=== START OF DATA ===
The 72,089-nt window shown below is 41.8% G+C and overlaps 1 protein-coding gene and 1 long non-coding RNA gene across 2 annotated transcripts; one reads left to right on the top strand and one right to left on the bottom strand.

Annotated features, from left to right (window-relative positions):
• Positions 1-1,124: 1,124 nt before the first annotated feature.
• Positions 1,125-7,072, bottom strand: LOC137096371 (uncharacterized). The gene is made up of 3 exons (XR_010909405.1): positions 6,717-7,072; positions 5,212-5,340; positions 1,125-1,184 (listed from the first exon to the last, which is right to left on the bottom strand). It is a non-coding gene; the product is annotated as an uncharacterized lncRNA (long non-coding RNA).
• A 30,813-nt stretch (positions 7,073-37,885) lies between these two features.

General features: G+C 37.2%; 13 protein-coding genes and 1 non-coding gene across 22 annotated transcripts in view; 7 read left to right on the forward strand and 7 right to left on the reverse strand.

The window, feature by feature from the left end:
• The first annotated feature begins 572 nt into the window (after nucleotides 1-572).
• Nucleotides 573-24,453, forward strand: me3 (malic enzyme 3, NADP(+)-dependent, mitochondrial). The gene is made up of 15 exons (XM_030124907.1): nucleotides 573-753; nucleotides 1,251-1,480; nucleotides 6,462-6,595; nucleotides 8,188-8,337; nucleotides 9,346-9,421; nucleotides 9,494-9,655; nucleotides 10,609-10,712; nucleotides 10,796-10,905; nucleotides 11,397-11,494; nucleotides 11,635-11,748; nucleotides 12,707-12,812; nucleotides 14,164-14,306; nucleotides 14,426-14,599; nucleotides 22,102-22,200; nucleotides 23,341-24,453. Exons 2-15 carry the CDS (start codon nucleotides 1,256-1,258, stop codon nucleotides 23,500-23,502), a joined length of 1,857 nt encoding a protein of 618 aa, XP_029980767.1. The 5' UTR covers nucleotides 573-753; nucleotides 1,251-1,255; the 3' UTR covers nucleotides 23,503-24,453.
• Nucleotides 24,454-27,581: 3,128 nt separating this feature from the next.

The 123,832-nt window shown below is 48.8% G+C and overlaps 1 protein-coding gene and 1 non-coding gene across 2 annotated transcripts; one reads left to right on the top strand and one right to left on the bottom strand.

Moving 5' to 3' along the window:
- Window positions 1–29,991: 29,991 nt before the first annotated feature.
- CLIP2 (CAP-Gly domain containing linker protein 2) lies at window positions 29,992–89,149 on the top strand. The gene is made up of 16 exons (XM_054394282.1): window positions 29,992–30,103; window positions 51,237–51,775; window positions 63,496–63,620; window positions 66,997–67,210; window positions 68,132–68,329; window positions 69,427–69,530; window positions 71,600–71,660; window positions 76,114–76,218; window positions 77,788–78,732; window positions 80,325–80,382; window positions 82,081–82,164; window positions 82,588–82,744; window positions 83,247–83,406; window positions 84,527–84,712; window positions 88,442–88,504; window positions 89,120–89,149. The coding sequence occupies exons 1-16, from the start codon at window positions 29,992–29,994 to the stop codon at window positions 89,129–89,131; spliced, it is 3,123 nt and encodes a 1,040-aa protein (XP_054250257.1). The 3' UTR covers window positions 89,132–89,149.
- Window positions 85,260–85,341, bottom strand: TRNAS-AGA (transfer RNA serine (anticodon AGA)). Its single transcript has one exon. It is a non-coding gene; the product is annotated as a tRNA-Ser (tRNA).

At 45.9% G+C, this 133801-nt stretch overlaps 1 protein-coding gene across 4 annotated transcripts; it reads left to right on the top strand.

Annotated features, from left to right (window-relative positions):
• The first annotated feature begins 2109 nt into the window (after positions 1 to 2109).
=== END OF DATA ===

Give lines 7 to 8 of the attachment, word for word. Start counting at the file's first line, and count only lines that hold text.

The window, feature by feature from the left end:
• The first annotated feature begins 572 nt into the window (after nucleotides 1-572).